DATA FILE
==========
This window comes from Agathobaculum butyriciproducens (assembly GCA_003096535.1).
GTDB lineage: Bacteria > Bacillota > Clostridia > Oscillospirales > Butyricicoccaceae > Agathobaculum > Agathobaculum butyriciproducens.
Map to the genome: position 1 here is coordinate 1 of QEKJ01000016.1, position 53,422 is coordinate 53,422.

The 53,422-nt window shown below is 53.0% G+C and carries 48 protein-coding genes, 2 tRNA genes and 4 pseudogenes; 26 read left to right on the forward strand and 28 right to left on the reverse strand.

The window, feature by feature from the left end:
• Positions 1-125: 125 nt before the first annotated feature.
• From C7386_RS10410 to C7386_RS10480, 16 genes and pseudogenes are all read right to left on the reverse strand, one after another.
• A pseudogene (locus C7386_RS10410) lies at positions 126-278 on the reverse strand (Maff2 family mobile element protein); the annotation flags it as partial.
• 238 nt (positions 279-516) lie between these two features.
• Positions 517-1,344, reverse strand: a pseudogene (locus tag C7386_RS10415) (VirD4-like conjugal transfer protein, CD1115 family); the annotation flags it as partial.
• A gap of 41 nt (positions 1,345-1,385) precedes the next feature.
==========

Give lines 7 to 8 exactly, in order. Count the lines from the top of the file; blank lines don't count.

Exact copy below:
• From C7386_RS10410 to C7386_RS10480, 16 genes and pseudogenes are all read right to left on the reverse strand, one after another.
• A pseudogene (locus C7386_RS10410) lies at positions 126-278 on the reverse strand (Maff2 family mobile element protein); the annotation flags it as partial.